That’s when the daughter decides to step up. Wang takes Xiao Jing and explores every possible obstacle that will test her character and resolve. From the beginning, you will understand her angst, her frustration with the cards dealt to her. She doesn’t get along with her mother, nor does she have a father figure to look up to. She’s annoyed almost all the time. But then you will see the moment on screen when she realizes it’s no longer about her. That very moment changes everything. Wang conveys Xiao Jing’s self-realizations and decision-making with such grace, you will feel like she is a real woman coming of age. I began to see more and more of myself in her, to the point where even something simple like Xiao Jing calling her mother 媽媽 (“mama”) felt too real. The emotional weight behind her voice every time she calls out to her is staggering; it might just be my favorite performance of the year so far.
Shot by Chung himself, every scene in The Falls carries a sense of naturalism and raw intensity. The camera never does anything fancy. It sits still, it pulls in, it pans slowly. More than anything, it’s just a fly on the wall for us. But his attention to detail allows for consistent dread and anticipation to play in every scene. Every mundane task – some of them too relatable during this pandemic, and as an Asian-American – is experienced through a dramatic lens. Examples include close-ups of a boiling pot, shots of the calendar showing the same month or the same day, and most of all, the decision to cover up the apartment building with a blue tarp, isolating it from the rest of the neighborhood.
You can interpret that blue tarp in a couple ways. Look one way and it resembles the masks we have all been wearing for so long, as we grow more distanced with each other literally and figuratively. Look the other way and the blue hue seeps through the living room windows and cascades over our characters like a downpour. The Chinese title of the film, 瀑布, directly translates to “waterfall.” Frankly, it’s the perfect title because The Falls plays like a river. It ebbs and flows. Sometimes it slows down and sometimes it plunges you into torrential waters, but we have to acknowledge both its beauty and its danger.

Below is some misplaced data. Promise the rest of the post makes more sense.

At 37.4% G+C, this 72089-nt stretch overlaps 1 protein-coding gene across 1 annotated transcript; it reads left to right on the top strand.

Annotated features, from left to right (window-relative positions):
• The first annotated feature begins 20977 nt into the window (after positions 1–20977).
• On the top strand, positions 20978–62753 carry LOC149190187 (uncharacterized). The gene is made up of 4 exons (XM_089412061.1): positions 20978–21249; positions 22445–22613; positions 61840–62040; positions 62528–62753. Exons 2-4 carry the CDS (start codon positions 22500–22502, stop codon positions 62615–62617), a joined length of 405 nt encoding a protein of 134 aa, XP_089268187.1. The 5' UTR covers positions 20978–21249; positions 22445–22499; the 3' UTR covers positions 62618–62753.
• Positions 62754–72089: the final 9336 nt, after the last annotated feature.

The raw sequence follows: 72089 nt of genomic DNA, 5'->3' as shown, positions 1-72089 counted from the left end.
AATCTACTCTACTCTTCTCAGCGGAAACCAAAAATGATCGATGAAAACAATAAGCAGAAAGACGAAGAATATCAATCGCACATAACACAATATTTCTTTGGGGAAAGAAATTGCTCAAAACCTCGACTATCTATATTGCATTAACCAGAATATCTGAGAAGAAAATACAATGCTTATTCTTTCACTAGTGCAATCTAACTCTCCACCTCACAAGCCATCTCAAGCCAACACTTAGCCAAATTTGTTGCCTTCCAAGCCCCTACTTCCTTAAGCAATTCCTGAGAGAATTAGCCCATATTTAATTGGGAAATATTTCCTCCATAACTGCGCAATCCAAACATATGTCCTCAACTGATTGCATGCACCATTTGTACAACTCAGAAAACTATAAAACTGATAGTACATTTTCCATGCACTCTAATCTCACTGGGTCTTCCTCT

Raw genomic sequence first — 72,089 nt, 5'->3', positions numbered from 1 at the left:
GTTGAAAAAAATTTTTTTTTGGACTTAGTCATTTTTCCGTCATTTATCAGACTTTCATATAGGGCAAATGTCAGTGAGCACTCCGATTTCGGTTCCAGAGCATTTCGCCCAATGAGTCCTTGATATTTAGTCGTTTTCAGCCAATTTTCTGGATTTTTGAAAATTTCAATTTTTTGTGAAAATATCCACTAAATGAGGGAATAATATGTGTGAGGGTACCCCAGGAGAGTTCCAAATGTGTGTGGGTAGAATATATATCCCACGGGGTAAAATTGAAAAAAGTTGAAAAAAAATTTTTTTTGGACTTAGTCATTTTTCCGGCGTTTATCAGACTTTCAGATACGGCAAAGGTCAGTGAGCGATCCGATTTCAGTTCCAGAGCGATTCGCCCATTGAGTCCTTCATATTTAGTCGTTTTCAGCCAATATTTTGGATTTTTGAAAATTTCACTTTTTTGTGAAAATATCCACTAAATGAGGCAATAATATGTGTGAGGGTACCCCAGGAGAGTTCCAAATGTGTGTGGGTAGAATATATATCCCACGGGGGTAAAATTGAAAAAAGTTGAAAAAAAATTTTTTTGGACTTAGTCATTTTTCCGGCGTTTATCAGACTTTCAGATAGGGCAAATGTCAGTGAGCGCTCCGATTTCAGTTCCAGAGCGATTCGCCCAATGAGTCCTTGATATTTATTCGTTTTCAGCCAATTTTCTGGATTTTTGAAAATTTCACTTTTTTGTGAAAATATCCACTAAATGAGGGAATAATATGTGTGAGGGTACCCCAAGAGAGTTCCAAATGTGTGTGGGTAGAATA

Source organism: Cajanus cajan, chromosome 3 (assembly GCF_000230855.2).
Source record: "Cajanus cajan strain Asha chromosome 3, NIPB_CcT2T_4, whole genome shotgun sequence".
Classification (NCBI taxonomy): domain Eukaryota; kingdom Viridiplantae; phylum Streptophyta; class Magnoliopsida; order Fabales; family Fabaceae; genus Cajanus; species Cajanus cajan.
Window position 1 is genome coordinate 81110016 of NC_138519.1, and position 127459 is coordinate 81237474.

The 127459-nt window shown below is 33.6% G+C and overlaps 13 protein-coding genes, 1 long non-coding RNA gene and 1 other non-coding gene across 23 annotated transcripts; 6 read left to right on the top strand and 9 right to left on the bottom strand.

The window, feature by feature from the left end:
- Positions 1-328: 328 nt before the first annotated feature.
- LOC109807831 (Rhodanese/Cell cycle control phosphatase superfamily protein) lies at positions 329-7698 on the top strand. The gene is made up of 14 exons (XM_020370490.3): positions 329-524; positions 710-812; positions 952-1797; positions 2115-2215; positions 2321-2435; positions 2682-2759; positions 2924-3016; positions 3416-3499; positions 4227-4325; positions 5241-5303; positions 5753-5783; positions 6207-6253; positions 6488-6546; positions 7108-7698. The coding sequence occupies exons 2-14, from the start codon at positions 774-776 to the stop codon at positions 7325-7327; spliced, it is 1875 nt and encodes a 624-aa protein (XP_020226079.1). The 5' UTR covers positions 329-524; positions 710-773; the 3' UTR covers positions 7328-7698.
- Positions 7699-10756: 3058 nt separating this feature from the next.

In a recent interview with TIFF, in light of its premiere at the film festival, Chung joked about how in the making of A Sun, his wife asked if his next film could not involve gang members, bloodshed, or limbs being cut off (that was quite the opening scene from A Sun). He then went on to emphasize that almost every technical and creative decision he made in The Falls was different from his work in A Sun. I am ecstatic to report that not only is The Falls a better film in every way, but Chung should continue making films with his newfound sensibilities. The amount of care he’s put into this small, self-contained yet universal story is remarkable.
The film is two hours long, but you will feel like you’ve been with the characters longer than that. As you spend all that time with this one mother/daughter pair, you are hoping and praying that the film will do right by them. As it progresses, the film quietly ramps up, building towards something, and for so long, I worried that it would build to something awful. After all, the entire film feels like you’re holding your breath.
And then the ending comes and – pardon the pun – it opened the floodgates. It was the exact catharsis I needed at the end. The end credits began, and I picked up my phone and called my mother.
The Falls is a film that completely swept me away. It will break but touch your heart; the raw empathy for every character on screen is astounding. Not only did I want to watch it again the second it was over, but I told my mother that we need to watch this film together. Carried by two beautiful lead performances and a director whose compassion is limitless, The Falls is, without a doubt, one of the best films of the year.
This review is from the Toronto International Film Festival. The Falls is currently seeking U.S. distribution.